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01.12.2015 | Research article | Ausgabe 1/2015 Open Access

BMC Public Health 1/2015

Within- and between-day associations between children’s sitting and physical activity time

BMC Public Health > Ausgabe 1/2015
Nicola D. Ridgers, Anna Timperio, Ester Cerin, Jo Salmon
Wichtige Hinweise

Competing interests

The authors declare that they have no competing interests.

Authors’ contributions

NDR, JS and AT designed the PHASE Study from which the data are drawn. NDR secured the funding. NDR conducted the study and performed the data reduction. NDR and EC conducted the statistical analyses. NDR wrote the manuscript. AT, EC and JS critically reviewed and revised the manuscript. All authors agree to be accountable for all aspects of the work and read and approved the final version of the manuscript.

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The objective of this study was to examine whether increased levels of sitting time and physical activity in one period (within-day) or on one day (between-day) were predictive of lower levels in these behaviours in the following period or day among children.


Children aged 8–11 years from 8 primary schools located in Melbourne, Australia, wore an activPAL for 7 consecutive days (n = 235; 53 % boys). Sitting, standing and stepping time were derived for each day and for specific periods on weekdays and weekend days. Multilevel analyses were conducted using generalised linear latent and mixed models to estimate associations between temporally adjacent values (i.e. pairs of days; pairs of periods within-days) between the outcome variables.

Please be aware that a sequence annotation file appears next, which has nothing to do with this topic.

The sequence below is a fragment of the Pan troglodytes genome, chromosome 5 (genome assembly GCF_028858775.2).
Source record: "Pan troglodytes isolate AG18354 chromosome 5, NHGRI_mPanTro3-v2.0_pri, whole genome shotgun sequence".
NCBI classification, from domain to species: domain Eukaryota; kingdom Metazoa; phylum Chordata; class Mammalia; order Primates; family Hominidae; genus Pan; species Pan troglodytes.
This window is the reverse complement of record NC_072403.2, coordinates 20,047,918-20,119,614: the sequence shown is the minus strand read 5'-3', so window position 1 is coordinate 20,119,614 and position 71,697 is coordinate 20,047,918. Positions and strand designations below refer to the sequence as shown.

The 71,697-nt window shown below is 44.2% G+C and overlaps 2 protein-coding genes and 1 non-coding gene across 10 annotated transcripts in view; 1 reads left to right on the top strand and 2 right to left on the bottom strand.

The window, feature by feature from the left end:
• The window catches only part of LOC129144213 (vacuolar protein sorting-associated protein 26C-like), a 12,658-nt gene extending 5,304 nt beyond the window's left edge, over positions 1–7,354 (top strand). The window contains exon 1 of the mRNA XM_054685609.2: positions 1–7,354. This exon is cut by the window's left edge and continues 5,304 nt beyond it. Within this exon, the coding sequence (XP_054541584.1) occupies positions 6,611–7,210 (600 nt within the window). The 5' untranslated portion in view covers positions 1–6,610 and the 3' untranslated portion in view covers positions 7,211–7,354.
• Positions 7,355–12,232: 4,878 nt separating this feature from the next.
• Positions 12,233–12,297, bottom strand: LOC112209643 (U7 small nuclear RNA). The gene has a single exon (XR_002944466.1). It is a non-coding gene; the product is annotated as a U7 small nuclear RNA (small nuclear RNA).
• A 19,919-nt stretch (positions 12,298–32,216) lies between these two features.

Significant associations were observed between temporally adjacent days and periods of the day. On any given day, an additional 10 min of stepping was associated with fewer minutes of stepping (~9 min; 95 % CI: −11.5 to −6.2 min) and standing (15 min; 95 % CI: −18.8 to −11.1 min) the following day. Greater time spent sitting during one period, regardless of being a weekday or weekend day, was associated with less time sitting and more time standing and stepping in the following period.


The direction of the results suggest that children appeared to compensate for increased sitting, standing, and stepping time both within- and between-days. The implications of such associations for the design and delivery of interventions require consideration.
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